The Story Of “Brain Damage” By Pink Floyd

The Story Of “Brain Damage” By Pink Floyd | I Love Classic Rock Videos

Pink Floyd recording Brain Damage - HDPinkFloyd / Youtube

From the titanic Dark Side Of The Moon is one of Pink Floyd’s most timeless tunes, “Brain Damage”. Chief songwriter Roger Waters already had the song in its basic structure after the band finished the American leg of their Meddle tour. Surprisingly, the band took the simple route with the song’s arrangement, and had Gilmour encouraging Waters to sing on it.

With overlying themes of insanity, “Brain Damage” hit close to home for the band, especially with their time with the ill-fated Syd Barrett. Waters says he can relate to some of Barrett’s mental idiosyncrasies, as indicated by the line “I’ll see you on the dark side of the moon”. Barrett’s erratic behavior is further referenced in the lyrics “And if the band you’re in starts playing different tunes”, which happened as he spiraled down to insanity during his final days in the band. Barrett would start playing a different song in the middle of a concert performance, his detachment from the current being apparent.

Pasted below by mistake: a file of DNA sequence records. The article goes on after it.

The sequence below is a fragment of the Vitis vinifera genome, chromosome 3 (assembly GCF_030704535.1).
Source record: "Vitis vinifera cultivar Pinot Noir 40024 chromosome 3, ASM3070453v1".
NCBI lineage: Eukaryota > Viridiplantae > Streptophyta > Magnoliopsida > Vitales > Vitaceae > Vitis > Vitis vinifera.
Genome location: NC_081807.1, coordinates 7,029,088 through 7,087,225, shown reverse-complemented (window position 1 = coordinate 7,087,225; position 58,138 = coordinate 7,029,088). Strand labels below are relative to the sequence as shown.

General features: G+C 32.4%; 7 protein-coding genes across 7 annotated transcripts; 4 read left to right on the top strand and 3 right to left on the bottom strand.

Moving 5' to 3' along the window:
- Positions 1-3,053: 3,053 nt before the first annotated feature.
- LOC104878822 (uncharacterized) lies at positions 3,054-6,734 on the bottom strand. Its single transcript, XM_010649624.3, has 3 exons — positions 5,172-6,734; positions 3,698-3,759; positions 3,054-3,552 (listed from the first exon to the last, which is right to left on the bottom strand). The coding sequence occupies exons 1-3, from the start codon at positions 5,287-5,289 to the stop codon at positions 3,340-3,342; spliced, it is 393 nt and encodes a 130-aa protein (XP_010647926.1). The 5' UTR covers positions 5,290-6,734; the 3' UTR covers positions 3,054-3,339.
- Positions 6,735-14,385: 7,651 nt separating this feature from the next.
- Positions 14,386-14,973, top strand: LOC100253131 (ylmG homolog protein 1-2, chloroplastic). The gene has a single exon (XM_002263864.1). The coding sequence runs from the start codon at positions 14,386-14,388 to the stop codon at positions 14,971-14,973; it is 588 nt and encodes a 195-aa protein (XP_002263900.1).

The trademark opener “The lunatic is on the grass…” doesn’t refer to marijuana, but actual grass itself. Waters said that wandering off the intended path, ignoring the signs and trampling on the sod was a representation of insanity. Waters expounded on this in a recent documentary that the real insanity was the barring of people from entering the grass, where true beauty lies.

A light feeling is brought on by the acoustic implementation on the song, but the progression from mono to stereo as the track plays along is a surreal representation of the feeling of madness slowly creeping and enveloping the listener.